The Forensic Lady, Pam Wickes of Wickes FAC was interviewed by local newspaper regarding her expert forensic accounting skills, fraud prevention, and fraud investigations in relation to local embezzlement cases in Guilderland, NY.
Thursday, November 29, 2018 – 13:14
by Elizabeth Floyd Mair
GUILDERLAND — Embezzlement can have far-reaching effects.
Recent cases in Guilderland illustrate this and can also serve as cautionary tales on how organizations might better protect themselves.
The New York State Weatherization Directors Association, which had $800,000 embezzled from its Guilderland office, closed that office, where its fiscal operations had been centered, on Tuesday. Long-term staffers have been laid off and its director worries about the effects nationally for programs that help the poor.
The teachers’ union for the Guilderland schools has changed its financial practices, after its treasurer embezzled union funds several years ago.
The management company for Deer Valley Apartments in Guilderland did not know that for years Jamie Bonkoski — who will be sentenced on Dec. 5 — was stealing tens of thousands of dollars from the complex.
In all of these cases, the employer took the case through to criminal charges and prosecution, but that happens rarely, says local forensic-accounting expert Pamela Wickes. Wickes is a certified public accountant and certified fraud examiner who provides services including fraud prevention and investigation.
In the overwhelming majority of cases, perpetrators are not punished, but only fired, Wickes says. Most of the time, she says, companies just want to move on and don’t want their names in the limelight. They contact a forensic accountant to find out if an employee is stealing and then resolve the problem by terminating employment.
Naturally, this means an employee still has no criminal record and is free to move on to another organization and commit workplace fraud there. Wickes described “red flags” that organizations can look for and also described methods that help deter embezzlement in the first place.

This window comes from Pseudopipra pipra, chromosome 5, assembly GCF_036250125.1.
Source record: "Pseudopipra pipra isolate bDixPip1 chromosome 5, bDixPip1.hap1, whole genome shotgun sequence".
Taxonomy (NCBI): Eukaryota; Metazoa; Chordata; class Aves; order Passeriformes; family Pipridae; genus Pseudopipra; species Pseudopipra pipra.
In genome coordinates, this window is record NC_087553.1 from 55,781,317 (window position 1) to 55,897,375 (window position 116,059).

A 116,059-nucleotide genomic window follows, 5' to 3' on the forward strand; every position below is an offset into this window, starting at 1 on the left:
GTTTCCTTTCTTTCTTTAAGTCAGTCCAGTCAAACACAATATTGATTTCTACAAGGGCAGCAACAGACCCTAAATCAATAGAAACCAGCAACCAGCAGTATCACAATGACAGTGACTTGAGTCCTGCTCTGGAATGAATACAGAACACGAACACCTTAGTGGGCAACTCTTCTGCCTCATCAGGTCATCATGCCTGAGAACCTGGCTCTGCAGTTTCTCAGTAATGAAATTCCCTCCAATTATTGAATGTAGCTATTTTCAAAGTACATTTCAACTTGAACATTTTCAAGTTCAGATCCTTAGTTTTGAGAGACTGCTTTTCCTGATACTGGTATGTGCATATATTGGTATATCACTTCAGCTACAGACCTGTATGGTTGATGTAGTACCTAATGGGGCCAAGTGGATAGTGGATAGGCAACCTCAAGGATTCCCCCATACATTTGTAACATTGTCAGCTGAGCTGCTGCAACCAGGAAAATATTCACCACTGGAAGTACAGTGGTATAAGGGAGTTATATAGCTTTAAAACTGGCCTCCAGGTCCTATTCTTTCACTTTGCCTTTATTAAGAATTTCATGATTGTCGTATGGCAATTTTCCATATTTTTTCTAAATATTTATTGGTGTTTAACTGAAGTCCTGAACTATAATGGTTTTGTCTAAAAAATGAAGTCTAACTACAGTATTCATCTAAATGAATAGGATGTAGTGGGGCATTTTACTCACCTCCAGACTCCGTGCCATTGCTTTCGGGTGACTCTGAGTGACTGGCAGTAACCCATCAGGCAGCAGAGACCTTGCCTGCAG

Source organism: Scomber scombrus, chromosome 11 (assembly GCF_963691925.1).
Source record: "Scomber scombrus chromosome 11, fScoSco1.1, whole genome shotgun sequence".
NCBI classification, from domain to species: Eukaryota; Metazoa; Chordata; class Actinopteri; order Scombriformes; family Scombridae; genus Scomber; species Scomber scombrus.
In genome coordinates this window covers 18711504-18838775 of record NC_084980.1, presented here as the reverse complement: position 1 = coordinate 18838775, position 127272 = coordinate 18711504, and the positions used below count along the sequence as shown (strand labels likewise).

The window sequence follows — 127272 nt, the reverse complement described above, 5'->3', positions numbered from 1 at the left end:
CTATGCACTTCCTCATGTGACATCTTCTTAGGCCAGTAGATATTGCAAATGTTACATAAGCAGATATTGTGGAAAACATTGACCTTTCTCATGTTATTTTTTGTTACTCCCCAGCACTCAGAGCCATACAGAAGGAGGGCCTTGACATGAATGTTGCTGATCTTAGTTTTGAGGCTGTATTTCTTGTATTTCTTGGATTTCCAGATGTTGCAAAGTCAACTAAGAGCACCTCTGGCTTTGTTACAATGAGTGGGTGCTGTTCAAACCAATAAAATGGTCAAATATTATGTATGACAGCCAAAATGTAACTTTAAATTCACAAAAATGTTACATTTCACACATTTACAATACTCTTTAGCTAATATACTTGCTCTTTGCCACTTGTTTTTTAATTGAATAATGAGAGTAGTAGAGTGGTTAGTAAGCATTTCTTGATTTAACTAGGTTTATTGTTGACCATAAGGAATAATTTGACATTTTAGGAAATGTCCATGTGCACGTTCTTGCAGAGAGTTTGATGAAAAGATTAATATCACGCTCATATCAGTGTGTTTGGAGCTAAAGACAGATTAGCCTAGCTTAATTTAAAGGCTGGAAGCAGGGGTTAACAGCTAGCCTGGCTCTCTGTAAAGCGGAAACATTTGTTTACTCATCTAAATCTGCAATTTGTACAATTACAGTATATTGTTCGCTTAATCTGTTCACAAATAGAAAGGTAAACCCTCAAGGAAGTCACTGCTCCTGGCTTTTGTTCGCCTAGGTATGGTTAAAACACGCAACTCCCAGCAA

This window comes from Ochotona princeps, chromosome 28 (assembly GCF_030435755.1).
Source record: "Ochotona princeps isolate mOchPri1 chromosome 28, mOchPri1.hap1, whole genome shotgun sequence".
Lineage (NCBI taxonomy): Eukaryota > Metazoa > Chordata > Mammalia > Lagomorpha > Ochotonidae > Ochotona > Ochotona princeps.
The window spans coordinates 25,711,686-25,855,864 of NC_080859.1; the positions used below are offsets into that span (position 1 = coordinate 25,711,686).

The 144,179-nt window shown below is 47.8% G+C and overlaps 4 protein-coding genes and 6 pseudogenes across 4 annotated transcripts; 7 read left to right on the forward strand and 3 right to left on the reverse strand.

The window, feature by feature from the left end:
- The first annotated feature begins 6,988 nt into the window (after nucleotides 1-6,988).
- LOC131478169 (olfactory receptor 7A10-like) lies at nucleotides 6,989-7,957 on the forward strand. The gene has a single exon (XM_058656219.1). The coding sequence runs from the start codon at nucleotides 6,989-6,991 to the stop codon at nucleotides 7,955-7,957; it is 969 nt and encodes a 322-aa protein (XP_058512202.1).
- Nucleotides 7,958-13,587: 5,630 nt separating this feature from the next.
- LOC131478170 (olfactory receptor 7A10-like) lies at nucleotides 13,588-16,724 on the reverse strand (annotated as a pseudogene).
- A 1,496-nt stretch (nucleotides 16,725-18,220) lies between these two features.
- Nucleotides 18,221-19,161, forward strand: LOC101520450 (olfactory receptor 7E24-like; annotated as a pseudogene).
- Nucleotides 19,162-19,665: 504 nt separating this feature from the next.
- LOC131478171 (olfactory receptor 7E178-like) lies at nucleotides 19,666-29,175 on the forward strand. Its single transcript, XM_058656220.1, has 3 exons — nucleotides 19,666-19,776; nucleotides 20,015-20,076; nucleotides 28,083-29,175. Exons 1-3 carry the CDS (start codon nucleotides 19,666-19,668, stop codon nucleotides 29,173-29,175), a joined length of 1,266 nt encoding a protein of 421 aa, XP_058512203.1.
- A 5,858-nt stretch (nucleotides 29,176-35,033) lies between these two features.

Several of the circumstances that can lead to embezzlement, like a long-time, trusted employee having sole control of the books, can be seen in Bonkoski’s case.
According to the 2017 “Hiscox Embezzlement Study: A report on white-collar crime in America,” produced by Hiscox, a specialty insurance company that works with clients to manage and mitigate risks including employee theft, the average loss in cases of embezzlement is $1.13 million. Fifty-five percent of cases occur at companies with fewer than 100 employees. Fifty-one percent are committed by women, “but men are close behind.”
The median age of perpetrators is 48. Most long-running schemes involve one perpetrator acting alone, and 29 percent of employee theft schemes went on for more than five years. The longest-running scheme Hiscox found went on for 41 years.
The model of the “Fraud Triangle” has been around for years and years, said Wickes. This model describes three factors that have to be present to make someone embezzle:
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